The education minister has launched a scathing attack on Welsh local government, claiming that many councils are underperforming and "dragging their feet" over educational reform.
Speaking exclusively to TES Cymru, Leighton Andrews said he was "sceptical" about whether Wales's 22 local authorities were serious in their commitment to work more closely together for the benefit of pupils.
He also revealed that his officials are preparing to examine the strategic capabilities of council education departments amid concerns that they are not properly supporting and challenging the performance of their schools.
Over the summer, the minister warned council education chiefs that they were not working quickly enough on their post-16 transformation plans, and set them a challenge to work together collaboratively on a regional basis as part of the wider effort to move more educational funding to the front lines.
Mr Andrews said: "Although we are seeing some good collaboration there's still clearly a lot more to do."
Referring to the Welsh Local Government Association (WLGA), he said: "I'm not convinced some people in local government know what needs to be done. We are aware that there are still significant numbers of local authorities not performing as well as they should.
"I am sceptical about the ability of local authorities to demonstrate that they are serious about the collaboration agenda, and now they have an opportunity to prove it. Some local authorities are doing very well - they have got a clear focus, strategy and are able to implement change."
He said ministers were "getting tired of some local authorities that are dragging their feet on joint appointments and collaboration".
Mr Andrews said there were also "fundamental issues" about the strategic capabilities of some local education authorities, and hinted that they would soon come under closer scrutiny from the Assembly.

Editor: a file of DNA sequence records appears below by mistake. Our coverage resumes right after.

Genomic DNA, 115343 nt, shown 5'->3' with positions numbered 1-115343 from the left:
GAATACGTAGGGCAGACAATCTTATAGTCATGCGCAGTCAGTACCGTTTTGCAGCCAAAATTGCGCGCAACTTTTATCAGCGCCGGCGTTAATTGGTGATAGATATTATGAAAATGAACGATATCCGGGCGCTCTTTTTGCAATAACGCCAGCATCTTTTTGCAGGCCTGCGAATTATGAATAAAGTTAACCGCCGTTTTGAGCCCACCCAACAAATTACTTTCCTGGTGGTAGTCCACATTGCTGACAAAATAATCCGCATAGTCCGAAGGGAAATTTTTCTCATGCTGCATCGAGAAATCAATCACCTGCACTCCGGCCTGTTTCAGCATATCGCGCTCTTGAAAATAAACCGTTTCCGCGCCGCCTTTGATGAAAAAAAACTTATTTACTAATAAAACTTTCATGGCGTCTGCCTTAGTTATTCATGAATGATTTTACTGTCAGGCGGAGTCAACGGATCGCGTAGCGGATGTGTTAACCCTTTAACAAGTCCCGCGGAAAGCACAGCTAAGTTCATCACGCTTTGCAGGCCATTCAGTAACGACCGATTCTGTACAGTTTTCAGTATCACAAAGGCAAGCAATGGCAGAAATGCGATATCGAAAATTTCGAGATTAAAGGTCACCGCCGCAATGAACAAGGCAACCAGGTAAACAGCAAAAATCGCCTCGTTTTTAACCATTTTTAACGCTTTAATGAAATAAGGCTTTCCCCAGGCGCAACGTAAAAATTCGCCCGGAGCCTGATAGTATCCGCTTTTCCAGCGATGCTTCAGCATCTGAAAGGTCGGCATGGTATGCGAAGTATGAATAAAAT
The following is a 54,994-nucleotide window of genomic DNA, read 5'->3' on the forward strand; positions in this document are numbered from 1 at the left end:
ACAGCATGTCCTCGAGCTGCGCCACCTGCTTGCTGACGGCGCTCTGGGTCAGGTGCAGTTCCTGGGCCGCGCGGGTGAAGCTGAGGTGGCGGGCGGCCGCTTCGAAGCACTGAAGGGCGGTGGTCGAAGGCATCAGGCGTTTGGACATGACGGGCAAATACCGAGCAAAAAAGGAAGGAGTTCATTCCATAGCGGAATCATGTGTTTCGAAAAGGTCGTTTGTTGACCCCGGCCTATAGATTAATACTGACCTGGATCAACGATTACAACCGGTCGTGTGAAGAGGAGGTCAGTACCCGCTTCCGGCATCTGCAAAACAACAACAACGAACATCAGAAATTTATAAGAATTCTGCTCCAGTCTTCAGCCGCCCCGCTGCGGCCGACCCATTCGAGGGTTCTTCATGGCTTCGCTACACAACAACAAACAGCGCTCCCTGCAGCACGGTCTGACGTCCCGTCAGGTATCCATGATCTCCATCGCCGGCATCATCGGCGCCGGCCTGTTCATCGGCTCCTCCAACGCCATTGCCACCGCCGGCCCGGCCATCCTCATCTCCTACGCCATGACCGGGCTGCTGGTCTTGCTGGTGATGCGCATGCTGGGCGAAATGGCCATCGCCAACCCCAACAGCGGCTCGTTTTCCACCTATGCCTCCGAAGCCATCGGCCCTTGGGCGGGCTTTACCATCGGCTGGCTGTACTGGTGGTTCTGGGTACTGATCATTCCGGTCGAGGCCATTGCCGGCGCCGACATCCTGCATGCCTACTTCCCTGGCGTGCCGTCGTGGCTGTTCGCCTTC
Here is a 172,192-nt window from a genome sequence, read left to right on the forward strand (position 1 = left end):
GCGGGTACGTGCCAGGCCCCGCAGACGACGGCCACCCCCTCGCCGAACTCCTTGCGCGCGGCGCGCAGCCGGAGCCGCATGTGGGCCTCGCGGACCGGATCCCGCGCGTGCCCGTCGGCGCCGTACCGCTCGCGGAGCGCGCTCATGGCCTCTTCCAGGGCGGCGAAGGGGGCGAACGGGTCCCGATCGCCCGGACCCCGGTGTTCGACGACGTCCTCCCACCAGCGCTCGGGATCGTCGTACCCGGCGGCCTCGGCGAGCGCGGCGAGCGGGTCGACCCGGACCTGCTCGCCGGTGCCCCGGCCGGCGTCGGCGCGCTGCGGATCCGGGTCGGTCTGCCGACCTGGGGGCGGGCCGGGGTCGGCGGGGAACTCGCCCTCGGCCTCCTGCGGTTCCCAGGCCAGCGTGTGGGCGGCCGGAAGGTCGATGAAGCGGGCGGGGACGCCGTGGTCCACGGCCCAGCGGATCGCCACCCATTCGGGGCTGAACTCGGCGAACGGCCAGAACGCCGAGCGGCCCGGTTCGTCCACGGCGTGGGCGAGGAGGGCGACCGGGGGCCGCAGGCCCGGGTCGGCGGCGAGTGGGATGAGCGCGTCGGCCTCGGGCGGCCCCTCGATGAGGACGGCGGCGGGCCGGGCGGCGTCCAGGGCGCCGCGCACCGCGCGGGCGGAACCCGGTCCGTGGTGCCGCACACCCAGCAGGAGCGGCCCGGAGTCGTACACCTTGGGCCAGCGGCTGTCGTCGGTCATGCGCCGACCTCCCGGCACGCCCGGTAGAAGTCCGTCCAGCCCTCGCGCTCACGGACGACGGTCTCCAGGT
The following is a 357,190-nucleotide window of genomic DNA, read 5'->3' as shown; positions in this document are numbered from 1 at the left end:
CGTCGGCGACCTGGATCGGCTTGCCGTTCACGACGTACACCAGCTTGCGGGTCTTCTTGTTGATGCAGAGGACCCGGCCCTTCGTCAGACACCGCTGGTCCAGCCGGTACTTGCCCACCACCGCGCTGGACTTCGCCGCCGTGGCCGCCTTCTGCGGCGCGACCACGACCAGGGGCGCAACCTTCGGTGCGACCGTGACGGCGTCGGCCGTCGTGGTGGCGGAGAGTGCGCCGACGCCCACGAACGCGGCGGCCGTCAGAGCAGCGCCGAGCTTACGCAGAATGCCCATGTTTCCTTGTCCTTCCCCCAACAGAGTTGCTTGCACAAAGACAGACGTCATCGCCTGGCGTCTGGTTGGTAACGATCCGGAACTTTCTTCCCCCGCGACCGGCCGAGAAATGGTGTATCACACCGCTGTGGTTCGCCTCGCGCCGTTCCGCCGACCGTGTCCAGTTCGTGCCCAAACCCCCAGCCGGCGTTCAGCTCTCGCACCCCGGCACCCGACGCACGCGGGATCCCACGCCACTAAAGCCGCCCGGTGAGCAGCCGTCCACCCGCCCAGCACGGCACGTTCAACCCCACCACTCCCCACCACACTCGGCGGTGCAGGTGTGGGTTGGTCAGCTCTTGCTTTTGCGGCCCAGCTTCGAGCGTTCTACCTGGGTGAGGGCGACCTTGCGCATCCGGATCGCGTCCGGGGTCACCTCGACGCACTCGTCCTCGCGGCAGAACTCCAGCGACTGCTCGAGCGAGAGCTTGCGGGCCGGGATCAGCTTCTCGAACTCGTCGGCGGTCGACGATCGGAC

"We will have a significant focus on looking at the strategic capacity of the education system at a local level to support and challenge performance," he said. When pressed for a time scale he said: "Watch this space."
But councillor John Davies, leader of the WLGA, refuted the suggestion that local government had not embraced the collaboration agenda, pointing out that the current regional education consortia were set up by WLGA and the Association of Directors of Education in Wales (ADEW) in 2003, "well before anyone within the Welsh Assembly government had ever used the word collaboration".
"All 22 local authorities are currently engaged in a range of collaborative projects all aimed at raising standards, using resources more efficiently and improving outcomes for children," he said. "Collaboration should take place where it adds value and not as an end in itself.
"The irony is that on numerous occasions the Assembly government has refused to put any resources into the regional consortia despite various requests from local government. The major collaborative initiatives have been funded by local authorities, the WLGA and the UK government."